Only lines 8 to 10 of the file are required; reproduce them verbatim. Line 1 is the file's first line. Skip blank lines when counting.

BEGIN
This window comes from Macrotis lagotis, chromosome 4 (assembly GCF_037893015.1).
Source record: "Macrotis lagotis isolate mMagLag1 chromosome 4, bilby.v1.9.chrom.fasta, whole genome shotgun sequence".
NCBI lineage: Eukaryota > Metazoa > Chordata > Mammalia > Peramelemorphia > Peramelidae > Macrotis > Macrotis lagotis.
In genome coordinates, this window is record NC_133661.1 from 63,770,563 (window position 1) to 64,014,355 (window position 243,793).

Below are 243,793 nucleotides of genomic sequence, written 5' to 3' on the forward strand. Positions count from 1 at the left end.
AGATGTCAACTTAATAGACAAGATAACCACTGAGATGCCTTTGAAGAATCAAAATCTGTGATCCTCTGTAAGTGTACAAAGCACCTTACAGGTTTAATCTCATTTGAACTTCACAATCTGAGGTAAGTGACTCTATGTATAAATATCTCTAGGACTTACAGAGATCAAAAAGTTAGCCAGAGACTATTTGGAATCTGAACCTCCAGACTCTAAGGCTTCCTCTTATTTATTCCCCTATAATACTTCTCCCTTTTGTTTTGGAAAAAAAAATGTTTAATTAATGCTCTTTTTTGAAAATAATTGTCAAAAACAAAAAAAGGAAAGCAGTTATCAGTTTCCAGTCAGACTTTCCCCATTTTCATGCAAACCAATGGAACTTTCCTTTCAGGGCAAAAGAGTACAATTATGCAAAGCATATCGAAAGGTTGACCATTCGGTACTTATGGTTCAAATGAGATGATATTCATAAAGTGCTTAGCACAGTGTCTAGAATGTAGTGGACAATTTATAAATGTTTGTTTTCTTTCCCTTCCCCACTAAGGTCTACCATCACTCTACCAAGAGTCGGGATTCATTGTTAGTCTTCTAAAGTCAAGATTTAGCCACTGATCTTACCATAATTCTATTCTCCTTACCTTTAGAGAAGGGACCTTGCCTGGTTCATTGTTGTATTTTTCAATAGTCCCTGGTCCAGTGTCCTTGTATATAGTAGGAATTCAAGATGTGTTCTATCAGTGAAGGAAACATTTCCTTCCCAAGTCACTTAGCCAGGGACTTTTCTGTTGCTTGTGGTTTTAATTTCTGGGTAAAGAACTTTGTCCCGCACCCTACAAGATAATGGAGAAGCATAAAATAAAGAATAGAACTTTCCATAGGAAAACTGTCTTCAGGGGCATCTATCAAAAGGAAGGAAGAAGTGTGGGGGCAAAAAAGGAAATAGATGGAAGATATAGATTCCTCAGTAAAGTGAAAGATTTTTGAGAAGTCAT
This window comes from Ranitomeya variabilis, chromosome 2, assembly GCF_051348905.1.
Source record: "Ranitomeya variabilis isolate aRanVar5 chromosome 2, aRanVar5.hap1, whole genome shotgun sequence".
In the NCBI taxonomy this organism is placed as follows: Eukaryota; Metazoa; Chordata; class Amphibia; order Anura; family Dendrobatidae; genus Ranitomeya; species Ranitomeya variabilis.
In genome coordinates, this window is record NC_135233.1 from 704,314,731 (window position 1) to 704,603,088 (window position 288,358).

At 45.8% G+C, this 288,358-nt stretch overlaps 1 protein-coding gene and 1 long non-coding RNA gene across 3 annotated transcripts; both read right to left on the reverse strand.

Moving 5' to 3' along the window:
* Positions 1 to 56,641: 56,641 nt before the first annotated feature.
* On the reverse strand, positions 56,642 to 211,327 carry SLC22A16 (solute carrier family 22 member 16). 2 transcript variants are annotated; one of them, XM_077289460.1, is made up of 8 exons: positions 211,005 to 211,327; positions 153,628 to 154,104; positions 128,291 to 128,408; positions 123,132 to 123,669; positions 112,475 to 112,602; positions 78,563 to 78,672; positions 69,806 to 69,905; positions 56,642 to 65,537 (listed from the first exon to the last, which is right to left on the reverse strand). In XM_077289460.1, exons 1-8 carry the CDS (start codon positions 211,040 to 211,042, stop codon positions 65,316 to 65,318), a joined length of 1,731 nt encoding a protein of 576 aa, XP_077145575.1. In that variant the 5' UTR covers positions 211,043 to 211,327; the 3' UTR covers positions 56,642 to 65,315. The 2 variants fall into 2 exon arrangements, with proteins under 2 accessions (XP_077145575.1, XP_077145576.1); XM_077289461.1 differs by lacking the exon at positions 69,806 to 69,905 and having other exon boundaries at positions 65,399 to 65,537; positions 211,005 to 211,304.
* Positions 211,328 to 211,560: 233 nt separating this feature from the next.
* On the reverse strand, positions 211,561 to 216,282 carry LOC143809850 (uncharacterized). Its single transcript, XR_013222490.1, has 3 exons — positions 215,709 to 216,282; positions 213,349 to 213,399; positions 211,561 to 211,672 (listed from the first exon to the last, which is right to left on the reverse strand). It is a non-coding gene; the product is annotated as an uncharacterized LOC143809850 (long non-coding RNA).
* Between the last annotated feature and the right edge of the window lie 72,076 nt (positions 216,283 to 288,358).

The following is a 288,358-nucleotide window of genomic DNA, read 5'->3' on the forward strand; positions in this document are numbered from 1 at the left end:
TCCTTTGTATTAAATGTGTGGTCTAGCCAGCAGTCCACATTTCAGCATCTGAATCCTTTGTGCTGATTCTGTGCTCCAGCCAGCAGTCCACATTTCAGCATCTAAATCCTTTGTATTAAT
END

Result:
Source record: "Ranitomeya variabilis isolate aRanVar5 chromosome 2, aRanVar5.hap1, whole genome shotgun sequence".
In the NCBI taxonomy this organism is placed as follows: Eukaryota; Metazoa; Chordata; class Amphibia; order Anura; family Dendrobatidae; genus Ranitomeya; species Ranitomeya variabilis.
In genome coordinates, this window is record NC_135233.1 from 704,314,731 (window position 1) to 704,603,088 (window position 288,358).